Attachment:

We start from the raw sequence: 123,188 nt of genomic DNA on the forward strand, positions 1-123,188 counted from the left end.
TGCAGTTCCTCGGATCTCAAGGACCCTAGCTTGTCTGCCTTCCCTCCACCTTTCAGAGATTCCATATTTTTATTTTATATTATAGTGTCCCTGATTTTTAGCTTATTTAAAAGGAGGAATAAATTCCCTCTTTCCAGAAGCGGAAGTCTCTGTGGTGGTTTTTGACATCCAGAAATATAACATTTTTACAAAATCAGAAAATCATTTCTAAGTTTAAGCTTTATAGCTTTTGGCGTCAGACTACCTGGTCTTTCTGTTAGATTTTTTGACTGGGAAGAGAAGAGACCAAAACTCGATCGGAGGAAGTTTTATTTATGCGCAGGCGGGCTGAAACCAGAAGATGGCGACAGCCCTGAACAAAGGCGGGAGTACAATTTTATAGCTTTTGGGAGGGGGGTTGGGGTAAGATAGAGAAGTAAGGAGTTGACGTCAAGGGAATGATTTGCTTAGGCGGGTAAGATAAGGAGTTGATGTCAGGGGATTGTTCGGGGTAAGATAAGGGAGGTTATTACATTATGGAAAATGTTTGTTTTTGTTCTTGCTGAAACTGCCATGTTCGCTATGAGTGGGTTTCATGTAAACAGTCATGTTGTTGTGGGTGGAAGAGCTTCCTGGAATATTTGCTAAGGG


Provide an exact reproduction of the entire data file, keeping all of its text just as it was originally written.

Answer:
We start from the raw sequence: 123,188 nt of genomic DNA on the forward strand, positions 1-123,188 counted from the left end.
TGCAGTTCCTCGGATCTCAAGGACCCTAGCTTGTCTGCCTTCCCTCCACCTTTCAGAGATTCCATATTTTTATTTTATATTATAGTGTCCCTGATTTTTAGCTTATTTAAAAGGAGGAATAAATTCCCTCTTTCCAGAAGCGGAAGTCTCTGTGGTGGTTTTTGACATCCAGAAATATAACATTTTTACAAAATCAGAAAATCATTTCTAAGTTTAAGCTTTATAGCTTTTGGCGTCAGACTACCTGGTCTTTCTGTTAGATTTTTTGACTGGGAAGAGAAGAGACCAAAACTCGATCGGAGGAAGTTTTATTTATGCGCAGGCGGGCTGAAACCAGAAGATGGCGACAGCCCTGAACAAAGGCGGGAGTACAATTTTATAGCTTTTGGGAGGGGGGTTGGGGTAAGATAGAGAAGTAAGGAGTTGACGTCAAGGGAATGATTTGCTTAGGCGGGTAAGATAAGGAGTTGATGTCAGGGGATTGTTCGGGGTAAGATAAGGGAGGTTATTACATTATGGAAAATGTTTGTTTTTGTTCTTGCTGAAACTGCCATGTTCGCTATGAGTGGGTTTCATGTAAACAGTCATGTTGTTGTGGGTGGAAGAGCTTCCTGGAATATTTGCTAAGGG